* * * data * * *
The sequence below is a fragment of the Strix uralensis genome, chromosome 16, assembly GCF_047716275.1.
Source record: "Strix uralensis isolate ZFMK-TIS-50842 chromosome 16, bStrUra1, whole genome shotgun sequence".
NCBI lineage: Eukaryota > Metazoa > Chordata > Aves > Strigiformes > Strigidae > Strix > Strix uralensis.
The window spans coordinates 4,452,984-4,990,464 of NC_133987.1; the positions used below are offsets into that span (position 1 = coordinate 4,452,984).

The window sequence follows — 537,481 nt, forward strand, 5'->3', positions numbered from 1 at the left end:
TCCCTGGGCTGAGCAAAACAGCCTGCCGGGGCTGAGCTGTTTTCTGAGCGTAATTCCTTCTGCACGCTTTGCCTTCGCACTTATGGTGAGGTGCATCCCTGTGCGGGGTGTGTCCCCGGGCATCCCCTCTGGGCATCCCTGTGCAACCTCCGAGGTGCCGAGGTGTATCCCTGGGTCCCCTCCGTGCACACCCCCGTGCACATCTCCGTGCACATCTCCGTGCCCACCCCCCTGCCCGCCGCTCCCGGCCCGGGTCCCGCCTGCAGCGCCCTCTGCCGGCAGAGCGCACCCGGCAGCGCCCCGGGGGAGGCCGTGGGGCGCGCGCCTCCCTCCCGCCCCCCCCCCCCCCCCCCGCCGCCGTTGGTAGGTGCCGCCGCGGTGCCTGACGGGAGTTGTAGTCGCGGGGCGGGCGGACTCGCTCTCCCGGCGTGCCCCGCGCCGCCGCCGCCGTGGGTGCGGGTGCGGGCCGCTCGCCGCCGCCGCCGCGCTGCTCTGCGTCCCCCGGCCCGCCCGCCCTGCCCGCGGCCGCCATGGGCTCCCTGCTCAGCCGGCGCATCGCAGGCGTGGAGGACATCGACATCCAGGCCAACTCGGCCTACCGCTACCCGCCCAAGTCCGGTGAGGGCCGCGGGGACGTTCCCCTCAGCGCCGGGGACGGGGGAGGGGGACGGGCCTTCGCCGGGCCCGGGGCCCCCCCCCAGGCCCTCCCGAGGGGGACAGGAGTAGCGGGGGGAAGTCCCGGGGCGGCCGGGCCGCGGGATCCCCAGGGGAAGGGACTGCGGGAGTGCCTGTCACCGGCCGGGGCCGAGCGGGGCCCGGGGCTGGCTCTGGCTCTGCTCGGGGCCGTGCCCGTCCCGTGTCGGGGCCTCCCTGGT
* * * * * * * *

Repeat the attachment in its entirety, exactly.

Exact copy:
The sequence below is a fragment of the Strix uralensis genome, chromosome 16, assembly GCF_047716275.1.
Source record: "Strix uralensis isolate ZFMK-TIS-50842 chromosome 16, bStrUra1, whole genome shotgun sequence".
NCBI lineage: Eukaryota > Metazoa > Chordata > Aves > Strigiformes > Strigidae > Strix > Strix uralensis.
The window spans coordinates 4,452,984-4,990,464 of NC_133987.1; the positions used below are offsets into that span (position 1 = coordinate 4,452,984).

The window sequence follows — 537,481 nt, forward strand, 5'->3', positions numbered from 1 at the left end:
TCCCTGGGCTGAGCAAAACAGCCTGCCGGGGCTGAGCTGTTTTCTGAGCGTAATTCCTTCTGCACGCTTTGCCTTCGCACTTATGGTGAGGTGCATCCCTGTGCGGGGTGTGTCCCCGGGCATCCCCTCTGGGCATCCCTGTGCAACCTCCGAGGTGCCGAGGTGTATCCCTGGGTCCCCTCCGTGCACACCCCCGTGCACATCTCCGTGCACATCTCCGTGCCCACCCCCCTGCCCGCCGCTCCCGGCCCGGGTCCCGCCTGCAGCGCCCTCTGCCGGCAGAGCGCACCCGGCAGCGCCCCGGGGGAGGCCGTGGGGCGCGCGCCTCCCTCCCGCCCCCCCCCCCCCCCCCCGCCGCCGTTGGTAGGTGCCGCCGCGGTGCCTGACGGGAGTTGTAGTCGCGGGGCGGGCGGACTCGCTCTCCCGGCGTGCCCCGCGCCGCCGCCGCCGTGGGTGCGGGTGCGGGCCGCTCGCCGCCGCCGCCGCGCTGCTCTGCGTCCCCCGGCCCGCCCGCCCTGCCCGCGGCCGCCATGGGCTCCCTGCTCAGCCGGCGCATCGCAGGCGTGGAGGACATCGACATCCAGGCCAACTCGGCCTACCGCTACCCGCCCAAGTCCGGTGAGGGCCGCGGGGACGTTCCCCTCAGCGCCGGGGACGGGGGAGGGGGACGGGCCTTCGCCGGGCCCGGGGCCCCCCCCCAGGCCCTCCCGAGGGGGACAGGAGTAGCGGGGGGAAGTCCCGGGGCGGCCGGGCCGCGGGATCCCCAGGGGAAGGGACTGCGGGAGTGCCTGTCACCGGCCGGGGCCGAGCGGGGCCCGGGGCTGGCTCTGGCTCTGCTCGGGGCCGTGCCCGTCCCGTGTCGGGGCCTCCCTGGT